Jim Honerkamp, CIO of Hillman Group, is proud of his new business intelligence (BI) system. And why not? It’s much better than what came before. In the bad old days, executives looking for sales information, for example, had to ask one of Honerkamp’s programmers to make a manual database query to pull the numbers from the company’s legacy systems. The lag time made the charts “stale the minute they came out,” according to Honerkamp, whose company is a $380 million manufacturer and distributor of engraving technologies and hardware such as keys and signs.
But with Hillman Group’s new BI system, curious business executives can query the system themselves and get instant answers about such critical questions as the number of unfilled customer orders, which is tracked by the system in real-time.
There’s just one problem.
The new system hasn’t made the business better—at least not yet—only better informed.
That’s generally the problem with BI, the umbrella term that refers to a variety of software applications used to analyze an organization’s raw data (sales transactions, for example) and extract useful insights from it. Most CIOs still think of it as a reporting and decision support tool.
Though the tools haven’t changed much recently, there is a small revolution going on in the ways BI tools are being deployed by some CIOs. Done right, BI projects can transform business processes—and the businesses that depend on those processes—into lean, mean machines. “Today, the big potential for BI is using it at the operational level to improve business processes,” says Colin White, founder and president of consultancy BI Research.
For example, Steve Phillips, CIO at Avnet, a computer systems, component and embedded subsystems manufacturer, has used BI to improve the performance of the company’s sales and customer service processes. At Quaker Chemical, CIO and VP Irving “Bubba” Tyler, has used BI to help transform the company from a regional operation to a unified global business.
But taking BI to the next level isn’t easy. It requires a change in thinking about the value of information inside organizations from the CEO down, says White. Information is power, and some people don’t like sharing it. But sharing is vital to this new vision of BI, because everyone involved in the process must have full access to information to be able to change the ways that they work.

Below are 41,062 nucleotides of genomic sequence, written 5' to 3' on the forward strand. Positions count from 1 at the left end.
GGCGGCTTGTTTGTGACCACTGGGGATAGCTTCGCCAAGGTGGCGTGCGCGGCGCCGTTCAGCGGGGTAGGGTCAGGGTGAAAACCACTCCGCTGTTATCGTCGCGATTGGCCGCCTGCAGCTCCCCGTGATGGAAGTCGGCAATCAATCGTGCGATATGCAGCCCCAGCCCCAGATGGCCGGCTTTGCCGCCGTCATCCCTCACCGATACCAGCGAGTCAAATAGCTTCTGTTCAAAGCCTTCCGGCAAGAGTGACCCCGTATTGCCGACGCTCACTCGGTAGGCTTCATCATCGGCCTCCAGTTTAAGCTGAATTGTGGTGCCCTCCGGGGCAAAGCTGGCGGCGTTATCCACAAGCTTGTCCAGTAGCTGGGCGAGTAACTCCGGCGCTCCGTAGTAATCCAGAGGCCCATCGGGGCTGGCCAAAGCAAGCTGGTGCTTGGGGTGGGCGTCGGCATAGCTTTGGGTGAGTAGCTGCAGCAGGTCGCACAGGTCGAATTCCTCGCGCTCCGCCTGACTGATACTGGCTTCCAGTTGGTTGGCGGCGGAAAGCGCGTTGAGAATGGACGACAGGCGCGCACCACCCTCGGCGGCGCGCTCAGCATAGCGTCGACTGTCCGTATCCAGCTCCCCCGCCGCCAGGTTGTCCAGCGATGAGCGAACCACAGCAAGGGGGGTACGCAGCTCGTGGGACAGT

Another problem is the BI tools themselves. Though the tools are more scalable and user friendly than they used to be, the core of BI is still reporting rather than process management, although that’s slowly beginning to change, says White.
Finally, the other major impediment to using BI to transform business processes, according to White, is that most companies don’t understand their business processes well enough to determine how to improve them. And companies need to be careful about the processes they choose. If the process does not have a direct impact on revenue or the business isn’t behind standardizing the process across the company, the entire BI effort could disintegrate. White says companies need to understand all the activities that make up a particular business process, how information and data flow across various processes, how data is passed between business users, and how people use it to execute their particular part of the process. And they need to understand all this before they start a BI project, if they hope to improve how people do their jobs.
No Looking Back